[ACTION-4] Re: W3C TAG Response to CURIE Last Call (PR#8055)


The working group resolved to accept the TAG's comments and integrate 
them into the draft.  I have embedded notes
below as to how that integration was done.  You can see an updated 
editor's draft via http://www.w3.org/MarkUp/Drafts#curie

Note that the working group has not reviewed this response, but was 
instrumental in formulating it.  Any errors are entirely my fault. You 
should expect a more formal response once the working group has 
completed their review.

Thanks again for taking the time to carefully review this 
specification.  We look forward to a smooth transition to CR in the near 

Shane McCarron

noah_mendelsohn@us.ibm.com wrote:
> * The introduction contains the statement:
> <current>
> "Unfortunately, QNames are unsuitable in most cases because 1) they are 
> NOT intended for use in attribute values, and 2) ...".
> </current>
> Whether or not they were originally intended for such use, QNames are 
> routinely used in attribute values, e.g. in XML Schema Documents, where 
> their use is required.  We suggest that a better explanation might be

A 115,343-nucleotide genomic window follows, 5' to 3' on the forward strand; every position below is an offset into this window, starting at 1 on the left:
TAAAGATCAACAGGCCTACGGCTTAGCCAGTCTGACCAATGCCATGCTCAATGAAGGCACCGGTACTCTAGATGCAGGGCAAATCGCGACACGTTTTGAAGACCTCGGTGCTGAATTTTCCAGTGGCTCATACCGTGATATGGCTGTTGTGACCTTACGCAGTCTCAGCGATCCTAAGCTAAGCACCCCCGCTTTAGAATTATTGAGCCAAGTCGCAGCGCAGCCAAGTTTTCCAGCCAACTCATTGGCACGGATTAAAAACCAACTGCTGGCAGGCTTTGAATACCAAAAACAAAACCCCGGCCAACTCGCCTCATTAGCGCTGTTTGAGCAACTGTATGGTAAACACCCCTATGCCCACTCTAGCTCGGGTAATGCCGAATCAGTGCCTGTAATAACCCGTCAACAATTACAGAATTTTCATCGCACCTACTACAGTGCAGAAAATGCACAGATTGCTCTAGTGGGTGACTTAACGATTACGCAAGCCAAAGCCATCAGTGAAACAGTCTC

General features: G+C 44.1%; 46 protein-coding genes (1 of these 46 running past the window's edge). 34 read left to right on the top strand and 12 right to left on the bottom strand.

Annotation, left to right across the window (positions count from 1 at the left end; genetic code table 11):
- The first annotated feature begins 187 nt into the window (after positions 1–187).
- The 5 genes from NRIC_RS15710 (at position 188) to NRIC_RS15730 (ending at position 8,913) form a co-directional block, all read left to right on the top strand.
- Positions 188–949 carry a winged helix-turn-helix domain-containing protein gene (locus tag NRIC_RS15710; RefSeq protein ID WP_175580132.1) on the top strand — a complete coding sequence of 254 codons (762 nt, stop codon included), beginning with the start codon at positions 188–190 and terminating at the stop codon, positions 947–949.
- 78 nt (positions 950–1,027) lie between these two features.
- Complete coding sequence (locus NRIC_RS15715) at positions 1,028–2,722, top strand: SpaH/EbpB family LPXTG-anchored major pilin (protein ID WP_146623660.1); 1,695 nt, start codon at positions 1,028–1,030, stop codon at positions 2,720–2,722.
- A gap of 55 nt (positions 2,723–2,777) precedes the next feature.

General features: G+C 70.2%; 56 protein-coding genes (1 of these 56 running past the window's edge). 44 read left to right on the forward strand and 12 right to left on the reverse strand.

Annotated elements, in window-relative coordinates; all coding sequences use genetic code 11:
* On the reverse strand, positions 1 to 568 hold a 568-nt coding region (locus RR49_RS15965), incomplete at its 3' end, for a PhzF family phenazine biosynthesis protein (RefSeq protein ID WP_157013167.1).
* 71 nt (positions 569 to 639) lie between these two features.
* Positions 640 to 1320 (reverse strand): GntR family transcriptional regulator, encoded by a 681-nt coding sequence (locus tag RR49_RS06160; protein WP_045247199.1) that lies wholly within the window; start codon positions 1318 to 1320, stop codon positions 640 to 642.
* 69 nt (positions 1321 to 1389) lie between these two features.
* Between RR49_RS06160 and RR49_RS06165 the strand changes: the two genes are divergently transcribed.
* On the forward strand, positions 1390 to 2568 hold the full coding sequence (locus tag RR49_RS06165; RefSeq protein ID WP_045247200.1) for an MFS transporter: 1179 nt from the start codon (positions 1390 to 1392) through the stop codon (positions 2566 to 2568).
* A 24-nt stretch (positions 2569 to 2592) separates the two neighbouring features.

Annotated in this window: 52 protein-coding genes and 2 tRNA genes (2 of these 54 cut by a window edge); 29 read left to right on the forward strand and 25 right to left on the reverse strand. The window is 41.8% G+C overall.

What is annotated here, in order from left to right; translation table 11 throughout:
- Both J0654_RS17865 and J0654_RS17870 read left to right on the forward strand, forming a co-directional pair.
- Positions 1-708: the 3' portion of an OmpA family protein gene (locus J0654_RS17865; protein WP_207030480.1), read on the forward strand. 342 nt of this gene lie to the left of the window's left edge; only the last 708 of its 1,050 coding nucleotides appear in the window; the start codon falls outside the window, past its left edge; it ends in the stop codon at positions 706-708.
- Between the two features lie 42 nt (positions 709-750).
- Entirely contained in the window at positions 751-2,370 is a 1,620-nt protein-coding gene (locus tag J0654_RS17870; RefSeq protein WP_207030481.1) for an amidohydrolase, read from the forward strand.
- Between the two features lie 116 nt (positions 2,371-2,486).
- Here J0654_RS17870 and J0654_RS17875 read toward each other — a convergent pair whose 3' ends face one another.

> along the lines of:
> <proposed>
> "Unfortunately, QNames are unsuitable in most cases because 1) the use of 
> QName as identifiers in attribute values and element content is 
> problematic as discussed in [2], and 2) ..."
> </proposed>

We have used your proposed text.  We have also added an informative 
reference to the TAG finding.

> * The TAG has decided to formally (re)raise a concern that I raised 
> privately in a note sent in early August [3], and which the TAG itself 
> raised in an in earlier round of comments [4].  The concern remains that 
> it is inappropriate to allow for use of new CURIE or safe_CURIE syntax in 
> languages for which the specifications do not allow for it.  Similarly, it 
> is inappropriate to interpret existing syntax (e.g. pref:xxx) as a CURIE 
> in cases where the specifications require it be interpreted as a URI. 
> Accordingly, we suggest that the text that currently reads:
> <current>
> "In some cases language designers will want to use both URIs and CURIEs as 
> the value of an attribute. For example, in XHTML+RDFa [XHTMLRDFa] the 
> about attribute allows a URI to be specified that some metadata is 
> "about", but it is also be useful to abbreviate this URI, using the 
> compact syntax. However, the problem is that it is not possible for the 
> language parser to be completely sure whether it has located a CURIE or a 
> URI. For example, a resource could be specified as follows:
>         <p rel="foaf:homePage" about="http://www.example.org/home.html
> ">home</p>
> There is no way to be sure that this is a normal URI, or a CURIE. 
> Therefore the syntax for carrying a CURIE when there is any possibility of 
> ambiguity is to enclose the CURIE in square brackets [...]